Mouse exclusions take patience, the right tools and perseverance. At times it can take months to find every last entry point on a building. As you can imagine a small mouse can squeeze down and get into the tiniest of places to find the most hidden spots, so when completing a mouse exclusion, you will need to get low and have a good flashlight to see all the dark corners. A proper exclusion will have three steps that must be repeated. First, trap the rodents on the inside, then seal the building on the outside and finally follow up until the problem is solved. We add a fourth step, the application of an all-natural mouse repellent throughout the fall and winter months which has proven to discourage new rodent activity.
A mouse exclusion should always start with a proper inspection. An inspector will have a bright flashlight (headlamps plus a hand light work best), a probing tube (long screwdriver), thick disposable gloves, a face mask and goggles. Rodents are experts at finding holes, so a good inspector will expect to get into the tightest and dirtiest spots. A rodent inspector will be looking for evidence of rodent activity. These include droppings, chewed food, destroyed insulation and holes.
Once activity is spotted, placing traps in the right location is key. Close to nesting sites or along runways are where you will find droppings, which are the best locations to place the traps. Other key spots are below the tub, under the stove and in the couch. When you find a good spot for the traps, a good bait is next. There are many baits for sale on the internet or even at your local home store, however we have found a natural peanut butter to work best on the mice. Rats prefer peanut butter or junk food like Oreo’s and Doritos, which will get them to respond the quickest. Check the traps as often as possible, replacing the bait and traps as needed. Always remember to wear gloves and a mask when exploring areas like the attic or crawlspace and when removing dead rodents.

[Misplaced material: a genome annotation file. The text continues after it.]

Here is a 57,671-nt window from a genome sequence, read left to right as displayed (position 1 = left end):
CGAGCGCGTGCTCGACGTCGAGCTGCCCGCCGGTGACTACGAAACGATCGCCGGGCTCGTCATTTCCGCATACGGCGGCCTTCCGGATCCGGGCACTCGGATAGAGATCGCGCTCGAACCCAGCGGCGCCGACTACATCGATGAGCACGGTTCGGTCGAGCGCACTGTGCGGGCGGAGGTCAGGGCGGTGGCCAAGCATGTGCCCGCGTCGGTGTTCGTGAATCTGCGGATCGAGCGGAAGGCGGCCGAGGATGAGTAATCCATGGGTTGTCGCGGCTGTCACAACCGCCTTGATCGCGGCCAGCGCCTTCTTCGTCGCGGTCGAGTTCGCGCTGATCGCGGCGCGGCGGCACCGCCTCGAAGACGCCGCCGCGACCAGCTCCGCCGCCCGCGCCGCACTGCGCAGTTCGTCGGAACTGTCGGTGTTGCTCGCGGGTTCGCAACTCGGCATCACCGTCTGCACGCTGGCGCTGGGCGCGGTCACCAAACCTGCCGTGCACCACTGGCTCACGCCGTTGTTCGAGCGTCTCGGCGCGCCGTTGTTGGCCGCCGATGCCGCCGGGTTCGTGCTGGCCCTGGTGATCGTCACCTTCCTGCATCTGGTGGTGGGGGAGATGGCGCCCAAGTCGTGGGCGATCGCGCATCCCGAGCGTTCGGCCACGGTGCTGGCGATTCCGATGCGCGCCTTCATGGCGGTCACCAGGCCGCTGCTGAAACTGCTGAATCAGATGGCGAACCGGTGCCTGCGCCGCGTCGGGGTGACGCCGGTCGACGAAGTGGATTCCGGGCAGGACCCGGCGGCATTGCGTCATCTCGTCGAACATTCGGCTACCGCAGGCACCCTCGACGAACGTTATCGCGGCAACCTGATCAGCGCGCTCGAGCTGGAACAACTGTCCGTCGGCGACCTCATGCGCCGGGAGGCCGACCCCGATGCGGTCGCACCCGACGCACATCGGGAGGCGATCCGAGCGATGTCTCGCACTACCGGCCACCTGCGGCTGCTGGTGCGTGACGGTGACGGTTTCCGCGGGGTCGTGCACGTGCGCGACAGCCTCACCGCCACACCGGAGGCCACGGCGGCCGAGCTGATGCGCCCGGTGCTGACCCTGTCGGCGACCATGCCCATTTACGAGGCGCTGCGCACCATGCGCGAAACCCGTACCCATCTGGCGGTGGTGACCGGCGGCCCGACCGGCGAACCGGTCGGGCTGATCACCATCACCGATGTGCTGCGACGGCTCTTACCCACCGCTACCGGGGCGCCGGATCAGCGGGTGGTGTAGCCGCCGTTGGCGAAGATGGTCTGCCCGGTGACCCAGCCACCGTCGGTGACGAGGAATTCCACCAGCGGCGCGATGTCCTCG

Once you have done a proper inspection & placed your traps in the right locations then it is time to start sealing the building. For this stage you will need a sealant such as foam, meshing material such as copper mesh, knee pads, flashlight and a poking tool like a screwdriver or utility knife. Pick a corner and start there working around the building in one direction. Mice love to climb but prefer to be shielded from the elements and predators. For homes with vinyl siding the corner pieces almost always are completely open allowing rodents and other pests to easily enter. To begin sealing the holes, loosely fill the hole with the meshing material. Insert the foam nozzle into the meshing and inject the foam, pulling the nozzle out as you fill the hole. Be mindful of expansion sizes for your chosen foam. This method will provide a strong bond that will cut the teeth of any rodent chewing their way through. This causes most to give up quickly.
Now the waiting game begins. Over the next 72 hours the rodents will need to move around and search for food. The appropriately placed traps will start catching the invaders as they rummage around. It’s important to check the traps weekly or more until the population stops. After an initial run of mice living inside the building, if new mice can get in they should get caught in the closest trap. This activity initiates another search for new holes or ones to reseal. Remember perseverance is the most important part of a mouse exclusion.
If you need help with any stage of a mouse exclusion, we are always happy to help. Go to our contact page and send us a shout. For more info check out our Facebook page. While there give it a like and follow.